Airline Troubles Wipe GBP 24m Off Menzies Shares
By Martin Flanagan
A PROFITS warning triggered by the battered airline industry slashed 15 per cent, or GBP 24 million, from the stock-market value of Edinburgh-based aviation services and newspaper distribution group John Menzies yesterday.
Shares in the company closed down 40.7p, at 229.25p, valuing the firm at GBP 138m, as it blamed a sharp drop in passenger and cargo flights with airlines scaling back business in the economic downturn.
William Thomson, chairman of Menzies, admitted that the company was operating in “turbulent markets”.
He added: “Airlines are significantly cutting schedules and cargo volumes are poor driven by the price of oil and falling consumer demand.”
And in a statement to the Stock Exchange, the group said: “As a direct result of this and in light of the continued uncertainty in the market, the board believe that Menzies Aviation is unlikely to meet current market expectations for the full year.”
Paul Dollman, Menzies’ finance director, said the group, whose airline customers include EasyJet, Jet Blue and Alaska Airlines, “saw a softening in volumes in August”.
He added: “Last week we got the winter schedules for airlines and they are dramatically lower.”
The airlines’ moves have been in response to the soaring oil price.
Dollman said that on average Menzies had seen a 10 per cent fall in volumes for the division.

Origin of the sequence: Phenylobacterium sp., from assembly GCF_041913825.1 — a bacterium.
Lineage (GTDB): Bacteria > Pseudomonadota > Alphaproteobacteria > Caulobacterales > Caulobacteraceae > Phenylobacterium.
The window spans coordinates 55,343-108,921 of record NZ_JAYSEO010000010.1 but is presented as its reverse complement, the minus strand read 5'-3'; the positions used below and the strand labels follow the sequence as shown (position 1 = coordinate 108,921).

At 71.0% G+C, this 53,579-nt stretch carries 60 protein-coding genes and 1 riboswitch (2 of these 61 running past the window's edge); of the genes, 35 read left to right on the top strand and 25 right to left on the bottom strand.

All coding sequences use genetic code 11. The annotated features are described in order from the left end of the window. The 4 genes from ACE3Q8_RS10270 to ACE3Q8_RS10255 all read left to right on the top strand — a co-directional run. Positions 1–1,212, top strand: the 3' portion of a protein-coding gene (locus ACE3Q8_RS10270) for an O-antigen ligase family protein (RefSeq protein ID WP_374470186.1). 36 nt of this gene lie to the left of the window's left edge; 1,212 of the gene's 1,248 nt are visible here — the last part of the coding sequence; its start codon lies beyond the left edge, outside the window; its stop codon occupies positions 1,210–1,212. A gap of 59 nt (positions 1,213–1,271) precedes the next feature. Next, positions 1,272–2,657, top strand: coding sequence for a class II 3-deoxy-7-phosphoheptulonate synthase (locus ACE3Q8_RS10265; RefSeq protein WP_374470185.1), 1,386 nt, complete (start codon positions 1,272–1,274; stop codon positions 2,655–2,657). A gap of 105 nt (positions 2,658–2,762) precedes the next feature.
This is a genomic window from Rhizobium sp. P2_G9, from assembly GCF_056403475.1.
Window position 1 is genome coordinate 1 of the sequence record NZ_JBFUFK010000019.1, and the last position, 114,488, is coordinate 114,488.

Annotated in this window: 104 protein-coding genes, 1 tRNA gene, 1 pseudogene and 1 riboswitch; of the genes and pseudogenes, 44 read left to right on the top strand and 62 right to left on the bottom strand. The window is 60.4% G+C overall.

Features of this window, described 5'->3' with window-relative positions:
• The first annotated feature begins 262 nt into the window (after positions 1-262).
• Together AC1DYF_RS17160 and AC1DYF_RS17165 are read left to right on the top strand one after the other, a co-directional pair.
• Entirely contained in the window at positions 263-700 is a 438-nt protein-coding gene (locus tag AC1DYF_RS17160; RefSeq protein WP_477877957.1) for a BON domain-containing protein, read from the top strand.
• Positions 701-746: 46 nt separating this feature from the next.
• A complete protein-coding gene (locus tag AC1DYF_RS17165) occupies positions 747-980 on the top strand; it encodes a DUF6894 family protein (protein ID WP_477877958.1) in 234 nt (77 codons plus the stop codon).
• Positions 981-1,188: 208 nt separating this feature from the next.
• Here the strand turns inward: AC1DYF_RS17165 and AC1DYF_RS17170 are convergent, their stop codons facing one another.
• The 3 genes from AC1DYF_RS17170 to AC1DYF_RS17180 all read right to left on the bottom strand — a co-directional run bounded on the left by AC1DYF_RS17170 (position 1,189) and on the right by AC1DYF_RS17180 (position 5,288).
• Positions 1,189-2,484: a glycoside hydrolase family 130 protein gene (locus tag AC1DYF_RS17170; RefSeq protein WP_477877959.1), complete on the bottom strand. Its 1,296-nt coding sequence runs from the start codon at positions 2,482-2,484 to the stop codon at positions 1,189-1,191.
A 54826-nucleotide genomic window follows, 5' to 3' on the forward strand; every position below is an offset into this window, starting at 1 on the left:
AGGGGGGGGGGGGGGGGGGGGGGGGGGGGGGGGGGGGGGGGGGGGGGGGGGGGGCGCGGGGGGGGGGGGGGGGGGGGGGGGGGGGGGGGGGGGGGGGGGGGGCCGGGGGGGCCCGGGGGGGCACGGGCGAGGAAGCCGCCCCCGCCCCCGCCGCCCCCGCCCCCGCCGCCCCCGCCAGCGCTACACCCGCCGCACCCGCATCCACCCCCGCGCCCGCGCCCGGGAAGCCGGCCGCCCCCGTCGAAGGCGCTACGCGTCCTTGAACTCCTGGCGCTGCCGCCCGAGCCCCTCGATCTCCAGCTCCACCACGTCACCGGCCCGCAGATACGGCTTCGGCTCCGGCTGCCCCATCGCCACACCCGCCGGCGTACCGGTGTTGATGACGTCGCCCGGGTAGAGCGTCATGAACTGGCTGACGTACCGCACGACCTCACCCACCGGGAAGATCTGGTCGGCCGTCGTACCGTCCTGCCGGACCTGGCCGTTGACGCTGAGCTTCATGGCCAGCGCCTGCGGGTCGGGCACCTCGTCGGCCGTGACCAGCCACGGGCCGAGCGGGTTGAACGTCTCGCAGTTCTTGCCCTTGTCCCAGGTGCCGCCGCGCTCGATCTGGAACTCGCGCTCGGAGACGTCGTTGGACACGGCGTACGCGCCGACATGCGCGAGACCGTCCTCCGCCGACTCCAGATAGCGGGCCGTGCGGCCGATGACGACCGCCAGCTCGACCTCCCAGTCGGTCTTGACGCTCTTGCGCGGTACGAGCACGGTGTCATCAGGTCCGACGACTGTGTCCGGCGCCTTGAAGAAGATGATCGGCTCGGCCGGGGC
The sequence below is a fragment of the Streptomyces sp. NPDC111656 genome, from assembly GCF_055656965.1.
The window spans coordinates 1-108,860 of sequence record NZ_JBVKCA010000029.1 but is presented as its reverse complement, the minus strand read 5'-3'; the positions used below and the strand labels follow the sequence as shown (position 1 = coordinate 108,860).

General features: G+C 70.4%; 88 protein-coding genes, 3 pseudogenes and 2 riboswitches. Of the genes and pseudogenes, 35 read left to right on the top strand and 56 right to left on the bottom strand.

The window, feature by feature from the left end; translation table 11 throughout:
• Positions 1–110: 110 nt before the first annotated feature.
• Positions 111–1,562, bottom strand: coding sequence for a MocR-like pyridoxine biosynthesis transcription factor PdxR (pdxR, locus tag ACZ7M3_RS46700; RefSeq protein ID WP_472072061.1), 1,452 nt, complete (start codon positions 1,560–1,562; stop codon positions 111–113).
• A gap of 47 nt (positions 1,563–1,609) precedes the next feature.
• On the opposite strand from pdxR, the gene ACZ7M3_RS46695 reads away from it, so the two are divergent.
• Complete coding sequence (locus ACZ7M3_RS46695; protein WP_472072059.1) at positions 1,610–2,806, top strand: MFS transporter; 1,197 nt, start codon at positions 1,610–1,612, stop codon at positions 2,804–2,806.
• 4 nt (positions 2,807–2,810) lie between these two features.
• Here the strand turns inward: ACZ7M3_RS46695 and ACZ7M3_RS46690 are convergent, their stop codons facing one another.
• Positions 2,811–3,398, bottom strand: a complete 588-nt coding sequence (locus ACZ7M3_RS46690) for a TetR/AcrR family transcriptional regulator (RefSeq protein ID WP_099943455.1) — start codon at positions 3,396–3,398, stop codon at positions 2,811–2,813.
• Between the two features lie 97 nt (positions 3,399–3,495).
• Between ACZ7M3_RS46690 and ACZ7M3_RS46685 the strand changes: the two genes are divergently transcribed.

Menzies’ aviation division includes ground handling and passenger check-in, and a separate cargo handling operation.
Dollman said that Menzies’ newspaper distribution division was picking up some of the slack.
He added: “When aviation services was growing at 20 per cent per annum for five years, wholesale distribution was flat.
“But, my goodness, when it goes the other way you are grateful for the GBP 20m of cash flow [from wholesale] supporting the overall business.”
Dollman maintained there were bright spots in the aviation division, including new operations in the past year in Bangalore and Hyderabad. But he said it was difficult to tell when things would improve.
“The aviation business is very cyclical. It can turn down dramatically, but it can also come back again very quickly,” he said.
Iain Macarthur, services analyst at broker Arbuthnot, said he was downgrading his profits forecast this year for the Menzies’ aviation division from GBP 20.6m to GBP 14m.
He said he was sticking with his operating profit forecast for the distribution arm at GBP 23m.
He said: “The worry is that, while there is reasonable visibility on ground-handling for Menzies, there is much less for cargo- handling, with volume falls sometimes being known only a couple of weeks in advance.”
Originally published by Martin Flanagan City Editor.
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